The study focuses on the formation of the conceptions of special in the everyday life of school, especially in the practices of special education and student welfare services. It analyses definitions of special and normal/ordinary in the discursive practices of everyday life. The relationship between normal and deviant is approached as a formation constantly re-built, re-defined and re-conceptualized in the everyday practices of the school. The study is positioned in the fields of sociology of education, cultural studies, gender studies, youth studies and disability studies. Theoretically it draws from feminist poststructuralist theories. Key analytical concepts of the study are subject position, subjectivity and subjectification. Methodologically the study is ethnographic. A year-long fieldwork took place in one lower secondary school, following the everyday schooling of 9th graders in special education. Data consists mainly of field notes and interviews. The report is divided into four thematically separate analytical chapters. These focus on (1) school space and spatial practices, (2) definitions of ordinary and special made in the discussions of members of the multidisciplinary student welfare team, (3) discursive practices of the special education teachers and in special education classes, and (4) hierarchies constructed in the student culture, and how students positioned as special negotiate their position and meaning in relation to these hierarchies. Main results of the study are drawn from these four themes, and how these different dimensions intertwine in the process of defining what and who is special in the school. Special and ordinary were found as very clearly demarcated and fixed in the everyday life of school, and the difference between these positions is both wide and steep. The negative images and stigma connected to special education still dominates everyday sense-making, even if the school culture has also become more sensitive to stigmatization and works to challenge and deconstruct it. The division between special and ordinary is steepest in the student culture. Student culture is very sensitive to the dividing practices and divisions made by the school institution. The special that is formed and reformed in everyday practices and repetitions of the school culture appears as a fixed position with no alternative, defined by cemented cultural meanings. The study suggests that in order to change the division between normal and special and challenge the meanings connected to special, schools needs to look for new ways of explicitly discuss and work on these meanings and the practices producing them.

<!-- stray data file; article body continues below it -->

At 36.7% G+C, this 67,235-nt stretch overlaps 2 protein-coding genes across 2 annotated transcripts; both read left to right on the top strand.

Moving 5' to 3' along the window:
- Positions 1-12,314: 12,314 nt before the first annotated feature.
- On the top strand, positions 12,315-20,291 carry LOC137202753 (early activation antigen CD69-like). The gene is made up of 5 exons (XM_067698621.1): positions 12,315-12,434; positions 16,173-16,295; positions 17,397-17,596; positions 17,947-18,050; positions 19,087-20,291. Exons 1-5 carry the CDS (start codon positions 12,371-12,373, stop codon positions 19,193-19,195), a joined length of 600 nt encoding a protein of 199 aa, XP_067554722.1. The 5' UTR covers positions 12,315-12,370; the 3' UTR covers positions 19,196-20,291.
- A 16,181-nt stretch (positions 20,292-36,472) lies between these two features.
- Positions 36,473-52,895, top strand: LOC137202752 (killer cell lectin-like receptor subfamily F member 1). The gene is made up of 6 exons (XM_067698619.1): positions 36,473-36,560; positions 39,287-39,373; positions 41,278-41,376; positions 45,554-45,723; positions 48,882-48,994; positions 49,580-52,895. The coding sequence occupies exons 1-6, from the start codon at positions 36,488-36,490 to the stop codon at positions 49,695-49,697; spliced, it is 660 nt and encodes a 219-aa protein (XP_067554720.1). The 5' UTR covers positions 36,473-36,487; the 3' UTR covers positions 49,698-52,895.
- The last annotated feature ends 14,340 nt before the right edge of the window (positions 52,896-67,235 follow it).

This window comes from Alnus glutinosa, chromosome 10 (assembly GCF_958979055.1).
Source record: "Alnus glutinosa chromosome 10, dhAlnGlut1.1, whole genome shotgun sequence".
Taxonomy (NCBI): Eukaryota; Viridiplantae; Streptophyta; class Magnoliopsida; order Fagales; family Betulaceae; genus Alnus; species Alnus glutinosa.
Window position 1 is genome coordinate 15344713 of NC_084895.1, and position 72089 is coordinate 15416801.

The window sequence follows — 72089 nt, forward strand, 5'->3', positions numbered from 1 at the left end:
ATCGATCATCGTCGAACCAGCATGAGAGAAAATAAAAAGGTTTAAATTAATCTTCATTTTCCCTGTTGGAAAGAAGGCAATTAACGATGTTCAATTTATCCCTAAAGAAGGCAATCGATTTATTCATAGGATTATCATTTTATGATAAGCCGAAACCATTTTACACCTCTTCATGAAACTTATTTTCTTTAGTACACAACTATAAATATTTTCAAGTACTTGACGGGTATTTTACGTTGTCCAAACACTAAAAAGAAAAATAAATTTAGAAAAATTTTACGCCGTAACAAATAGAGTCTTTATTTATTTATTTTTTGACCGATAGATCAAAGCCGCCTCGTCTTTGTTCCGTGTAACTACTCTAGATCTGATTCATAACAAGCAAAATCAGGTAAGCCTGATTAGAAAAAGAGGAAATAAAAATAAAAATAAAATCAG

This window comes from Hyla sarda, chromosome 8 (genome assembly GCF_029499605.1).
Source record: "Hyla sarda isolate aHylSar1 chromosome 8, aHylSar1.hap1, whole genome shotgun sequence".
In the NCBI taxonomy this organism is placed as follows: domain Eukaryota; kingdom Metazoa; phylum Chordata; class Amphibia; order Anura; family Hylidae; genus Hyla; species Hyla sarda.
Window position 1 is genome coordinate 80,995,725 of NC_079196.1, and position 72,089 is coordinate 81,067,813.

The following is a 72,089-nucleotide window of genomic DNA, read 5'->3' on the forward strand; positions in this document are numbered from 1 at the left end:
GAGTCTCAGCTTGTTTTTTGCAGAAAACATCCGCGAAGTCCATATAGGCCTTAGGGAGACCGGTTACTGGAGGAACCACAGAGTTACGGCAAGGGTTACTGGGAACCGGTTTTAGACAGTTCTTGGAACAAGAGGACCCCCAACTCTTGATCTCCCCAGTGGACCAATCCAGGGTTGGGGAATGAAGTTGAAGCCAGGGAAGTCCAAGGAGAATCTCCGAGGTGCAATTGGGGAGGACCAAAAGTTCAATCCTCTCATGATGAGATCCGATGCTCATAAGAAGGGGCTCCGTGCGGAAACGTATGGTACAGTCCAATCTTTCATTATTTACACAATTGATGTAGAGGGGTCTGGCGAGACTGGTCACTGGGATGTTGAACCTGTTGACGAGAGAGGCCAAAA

• Vainio, Jenny (Helsingin yliopisto, 2012)